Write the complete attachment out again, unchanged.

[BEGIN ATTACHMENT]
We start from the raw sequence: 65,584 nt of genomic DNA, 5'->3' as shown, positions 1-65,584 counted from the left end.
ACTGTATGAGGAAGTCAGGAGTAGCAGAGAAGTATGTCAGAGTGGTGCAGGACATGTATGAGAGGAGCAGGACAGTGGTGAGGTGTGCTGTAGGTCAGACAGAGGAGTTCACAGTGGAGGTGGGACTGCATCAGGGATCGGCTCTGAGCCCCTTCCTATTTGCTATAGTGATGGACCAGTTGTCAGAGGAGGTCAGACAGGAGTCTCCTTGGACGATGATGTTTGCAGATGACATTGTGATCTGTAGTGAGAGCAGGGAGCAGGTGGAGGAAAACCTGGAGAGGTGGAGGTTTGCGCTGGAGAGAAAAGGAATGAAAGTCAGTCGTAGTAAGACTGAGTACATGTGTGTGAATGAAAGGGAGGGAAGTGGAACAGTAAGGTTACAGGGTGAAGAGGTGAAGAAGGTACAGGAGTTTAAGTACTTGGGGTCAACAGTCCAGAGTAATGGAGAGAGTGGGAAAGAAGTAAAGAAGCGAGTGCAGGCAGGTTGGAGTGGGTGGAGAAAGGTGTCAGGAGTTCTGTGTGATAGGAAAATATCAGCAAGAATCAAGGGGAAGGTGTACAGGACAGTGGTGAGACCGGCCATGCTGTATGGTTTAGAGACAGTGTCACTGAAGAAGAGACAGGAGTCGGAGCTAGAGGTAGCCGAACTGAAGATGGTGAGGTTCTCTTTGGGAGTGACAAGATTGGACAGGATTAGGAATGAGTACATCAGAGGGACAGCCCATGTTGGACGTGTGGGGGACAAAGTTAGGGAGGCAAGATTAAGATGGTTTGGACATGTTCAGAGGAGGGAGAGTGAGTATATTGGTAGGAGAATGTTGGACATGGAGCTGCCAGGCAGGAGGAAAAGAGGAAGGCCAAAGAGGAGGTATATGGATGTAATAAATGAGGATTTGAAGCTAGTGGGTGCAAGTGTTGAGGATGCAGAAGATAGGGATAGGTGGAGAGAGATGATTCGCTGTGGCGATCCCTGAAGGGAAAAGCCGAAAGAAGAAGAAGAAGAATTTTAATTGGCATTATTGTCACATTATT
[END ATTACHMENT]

We start from the raw sequence: 65,584 nt of genomic DNA, 5'->3' as shown, positions 1-65,584 counted from the left end.
ACTGTATGAGGAAGTCAGGAGTAGCAGAGAAGTATGTCAGAGTGGTGCAGGACATGTATGAGAGGAGCAGGACAGTGGTGAGGTGTGCTGTAGGTCAGACAGAGGAGTTCACAGTGGAGGTGGGACTGCATCAGGGATCGGCTCTGAGCCCCTTCCTATTTGCTATAGTGATGGACCAGTTGTCAGAGGAGGTCAGACAGGAGTCTCCTTGGACGATGATGTTTGCAGATGACATTGTGATCTGTAGTGAGAGCAGGGAGCAGGTGGAGGAAAACCTGGAGAGGTGGAGGTTTGCGCTGGAGAGAAAAGGAATGAAAGTCAGTCGTAGTAAGACTGAGTACATGTGTGTGAATGAAAGGGAGGGAAGTGGAACAGTAAGGTTACAGGGTGAAGAGGTGAAGAAGGTACAGGAGTTTAAGTACTTGGGGTCAACAGTCCAGAGTAATGGAGAGAGTGGGAAAGAAGTAAAGAAGCGAGTGCAGGCAGGTTGGAGTGGGTGGAGAAAGGTGTCAGGAGTTCTGTGTGATAGGAAAATATCAGCAAGAATCAAGGGGAAGGTGTACAGGACAGTGGTGAGACCGGCCATGCTGTATGGTTTAGAGACAGTGTCACTGAAGAAGAGACAGGAGTCGGAGCTAGAGGTAGCCGAACTGAAGATGGTGAGGTTCTCTTTGGGAGTGACAAGATTGGACAGGATTAGGAATGAGTACATCAGAGGGACAGCCCATGTTGGACGTGTGGGGGACAAAGTTAGGGAGGCAAGATTAAGATGGTTTGGACATGTTCAGAGGAGGGAGAGTGAGTATATTGGTAGGAGAATGTTGGACATGGAGCTGCCAGGCAGGAGGAAAAGAGGAAGGCCAAAGAGGAGGTATATGGATGTAATAAATGAGGATTTGAAGCTAGTGGGTGCAAGTGTTGAGGATGCAGAAGATAGGGATAGGTGGAGAGAGATGATTCGCTGTGGCGATCCCTGAAGGGAAAAGCCGAAAGAAGAAGAAGAAGAATTTTAATTGGCATTATTGTCACATTATT